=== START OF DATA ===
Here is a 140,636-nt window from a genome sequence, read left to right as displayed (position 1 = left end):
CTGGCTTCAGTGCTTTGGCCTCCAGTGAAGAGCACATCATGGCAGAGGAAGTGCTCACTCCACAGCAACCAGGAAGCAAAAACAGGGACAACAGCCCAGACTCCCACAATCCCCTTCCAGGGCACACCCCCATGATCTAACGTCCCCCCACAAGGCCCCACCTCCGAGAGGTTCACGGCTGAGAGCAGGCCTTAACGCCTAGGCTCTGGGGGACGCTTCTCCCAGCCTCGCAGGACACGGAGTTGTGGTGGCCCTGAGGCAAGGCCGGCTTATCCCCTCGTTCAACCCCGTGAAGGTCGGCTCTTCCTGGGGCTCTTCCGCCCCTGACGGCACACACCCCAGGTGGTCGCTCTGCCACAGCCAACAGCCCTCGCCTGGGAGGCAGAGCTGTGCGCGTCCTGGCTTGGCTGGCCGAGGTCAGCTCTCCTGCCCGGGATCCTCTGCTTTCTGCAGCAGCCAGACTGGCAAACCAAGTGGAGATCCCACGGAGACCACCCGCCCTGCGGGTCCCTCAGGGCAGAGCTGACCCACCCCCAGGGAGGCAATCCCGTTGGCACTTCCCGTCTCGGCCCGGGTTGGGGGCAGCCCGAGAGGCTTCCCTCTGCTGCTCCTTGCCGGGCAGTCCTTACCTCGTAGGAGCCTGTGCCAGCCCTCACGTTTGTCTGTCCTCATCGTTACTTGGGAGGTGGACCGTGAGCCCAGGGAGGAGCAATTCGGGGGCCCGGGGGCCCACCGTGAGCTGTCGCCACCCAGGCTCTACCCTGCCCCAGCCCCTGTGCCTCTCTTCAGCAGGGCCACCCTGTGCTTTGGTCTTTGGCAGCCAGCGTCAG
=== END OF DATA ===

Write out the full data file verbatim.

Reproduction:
Here is a 140,636-nt window from a genome sequence, read left to right as displayed (position 1 = left end):
CTGGCTTCAGTGCTTTGGCCTCCAGTGAAGAGCACATCATGGCAGAGGAAGTGCTCACTCCACAGCAACCAGGAAGCAAAAACAGGGACAACAGCCCAGACTCCCACAATCCCCTTCCAGGGCACACCCCCATGATCTAACGTCCCCCCACAAGGCCCCACCTCCGAGAGGTTCACGGCTGAGAGCAGGCCTTAACGCCTAGGCTCTGGGGGACGCTTCTCCCAGCCTCGCAGGACACGGAGTTGTGGTGGCCCTGAGGCAAGGCCGGCTTATCCCCTCGTTCAACCCCGTGAAGGTCGGCTCTTCCTGGGGCTCTTCCGCCCCTGACGGCACACACCCCAGGTGGTCGCTCTGCCACAGCCAACAGCCCTCGCCTGGGAGGCAGAGCTGTGCGCGTCCTGGCTTGGCTGGCCGAGGTCAGCTCTCCTGCCCGGGATCCTCTGCTTTCTGCAGCAGCCAGACTGGCAAACCAAGTGGAGATCCCACGGAGACCACCCGCCCTGCGGGTCCCTCAGGGCAGAGCTGACCCACCCCCAGGGAGGCAATCCCGTTGGCACTTCCCGTCTCGGCCCGGGTTGGGGGCAGCCCGAGAGGCTTCCCTCTGCTGCTCCTTGCCGGGCAGTCCTTACCTCGTAGGAGCCTGTGCCAGCCCTCACGTTTGTCTGTCCTCATCGTTACTTGGGAGGTGGACCGTGAGCCCAGGGAGGAGCAATTCGGGGGCCCGGGGGCCCACCGTGAGCTGTCGCCACCCAGGCTCTACCCTGCCCCAGCCCCTGTGCCTCTCTTCAGCAGGGCCACCCTGTGCTTTGGTCTTTGGCAGCCAGCGTCAG